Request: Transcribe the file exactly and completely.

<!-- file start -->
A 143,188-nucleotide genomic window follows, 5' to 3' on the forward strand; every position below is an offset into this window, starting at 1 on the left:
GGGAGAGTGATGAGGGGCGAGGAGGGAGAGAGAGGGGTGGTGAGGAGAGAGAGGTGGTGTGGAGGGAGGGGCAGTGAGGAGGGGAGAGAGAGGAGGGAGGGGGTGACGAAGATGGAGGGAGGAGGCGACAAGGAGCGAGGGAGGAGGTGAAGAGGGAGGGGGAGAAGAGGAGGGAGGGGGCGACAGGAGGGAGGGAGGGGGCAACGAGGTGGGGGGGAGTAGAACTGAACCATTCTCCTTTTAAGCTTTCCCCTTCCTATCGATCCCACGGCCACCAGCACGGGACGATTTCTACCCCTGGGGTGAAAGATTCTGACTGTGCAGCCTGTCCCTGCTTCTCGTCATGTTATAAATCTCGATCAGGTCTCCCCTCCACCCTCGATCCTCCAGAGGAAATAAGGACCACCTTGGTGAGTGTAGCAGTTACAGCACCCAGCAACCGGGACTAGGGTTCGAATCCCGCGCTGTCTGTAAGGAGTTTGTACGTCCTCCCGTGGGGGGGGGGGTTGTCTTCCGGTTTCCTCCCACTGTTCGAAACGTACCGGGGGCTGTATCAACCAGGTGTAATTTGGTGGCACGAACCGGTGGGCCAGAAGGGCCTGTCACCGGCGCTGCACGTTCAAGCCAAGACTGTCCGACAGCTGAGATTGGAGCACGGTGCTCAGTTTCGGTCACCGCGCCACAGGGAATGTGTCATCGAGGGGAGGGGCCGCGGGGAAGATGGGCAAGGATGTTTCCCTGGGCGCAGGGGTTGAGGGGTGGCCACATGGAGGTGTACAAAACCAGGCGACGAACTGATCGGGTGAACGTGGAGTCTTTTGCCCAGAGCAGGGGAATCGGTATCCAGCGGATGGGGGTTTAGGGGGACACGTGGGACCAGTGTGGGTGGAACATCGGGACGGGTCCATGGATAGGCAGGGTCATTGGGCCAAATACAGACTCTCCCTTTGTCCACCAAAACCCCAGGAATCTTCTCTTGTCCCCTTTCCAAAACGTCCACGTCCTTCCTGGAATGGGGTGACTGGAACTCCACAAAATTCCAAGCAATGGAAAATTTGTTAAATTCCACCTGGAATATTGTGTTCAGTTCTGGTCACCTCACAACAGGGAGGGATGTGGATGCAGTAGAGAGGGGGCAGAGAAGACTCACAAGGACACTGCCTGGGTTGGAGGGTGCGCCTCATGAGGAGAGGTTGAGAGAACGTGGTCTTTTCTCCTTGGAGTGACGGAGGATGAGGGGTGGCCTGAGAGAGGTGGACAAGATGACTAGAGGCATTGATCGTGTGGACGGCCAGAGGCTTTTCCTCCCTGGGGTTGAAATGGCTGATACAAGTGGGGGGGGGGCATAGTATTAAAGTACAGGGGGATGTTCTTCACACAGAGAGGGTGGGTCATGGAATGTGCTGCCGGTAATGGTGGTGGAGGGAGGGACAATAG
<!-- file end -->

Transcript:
A 143,188-nucleotide genomic window follows, 5' to 3' on the forward strand; every position below is an offset into this window, starting at 1 on the left:
GGGAGAGTGATGAGGGGCGAGGAGGGAGAGAGAGGGGTGGTGAGGAGAGAGAGGTGGTGTGGAGGGAGGGGCAGTGAGGAGGGGAGAGAGAGGAGGGAGGGGGTGACGAAGATGGAGGGAGGAGGCGACAAGGAGCGAGGGAGGAGGTGAAGAGGGAGGGGGAGAAGAGGAGGGAGGGGGCGACAGGAGGGAGGGAGGGGGCAACGAGGTGGGGGGGAGTAGAACTGAACCATTCTCCTTTTAAGCTTTCCCCTTCCTATCGATCCCACGGCCACCAGCACGGGACGATTTCTACCCCTGGGGTGAAAGATTCTGACTGTGCAGCCTGTCCCTGCTTCTCGTCATGTTATAAATCTCGATCAGGTCTCCCCTCCACCCTCGATCCTCCAGAGGAAATAAGGACCACCTTGGTGAGTGTAGCAGTTACAGCACCCAGCAACCGGGACTAGGGTTCGAATCCCGCGCTGTCTGTAAGGAGTTTGTACGTCCTCCCGTGGGGGGGGGGGTTGTCTTCCGGTTTCCTCCCACTGTTCGAAACGTACCGGGGGCTGTATCAACCAGGTGTAATTTGGTGGCACGAACCGGTGGGCCAGAAGGGCCTGTCACCGGCGCTGCACGTTCAAGCCAAGACTGTCCGACAGCTGAGATTGGAGCACGGTGCTCAGTTTCGGTCACCGCGCCACAGGGAATGTGTCATCGAGGGGAGGGGCCGCGGGGAAGATGGGCAAGGATGTTTCCCTGGGCGCAGGGGTTGAGGGGTGGCCACATGGAGGTGTACAAAACCAGGCGACGAACTGATCGGGTGAACGTGGAGTCTTTTGCCCAGAGCAGGGGAATCGGTATCCAGCGGATGGGGGTTTAGGGGGACACGTGGGACCAGTGTGGGTGGAACATCGGGACGGGTCCATGGATAGGCAGGGTCATTGGGCCAAATACAGACTCTCCCTTTGTCCACCAAAACCCCAGGAATCTTCTCTTGTCCCCTTTCCAAAACGTCCACGTCCTTCCTGGAATGGGGTGACTGGAACTCCACAAAATTCCAAGCAATGGAAAATTTGTTAAATTCCACCTGGAATATTGTGTTCAGTTCTGGTCACCTCACAACAGGGAGGGATGTGGATGCAGTAGAGAGGGGGCAGAGAAGACTCACAAGGACACTGCCTGGGTTGGAGGGTGCGCCTCATGAGGAGAGGTTGAGAGAACGTGGTCTTTTCTCCTTGGAGTGACGGAGGATGAGGGGTGGCCTGAGAGAGGTGGACAAGATGACTAGAGGCATTGATCGTGTGGACGGCCAGAGGCTTTTCCTCCCTGGGGTTGAAATGGCTGATACAAGTGGGGGGGGGGCATAGTATTAAAGTACAGGGGGATGTTCTTCACACAGAGAGGGTGGGTCATGGAATGTGCTGCCGGTAATGGTGGTGGAGGGAGGGACAATAG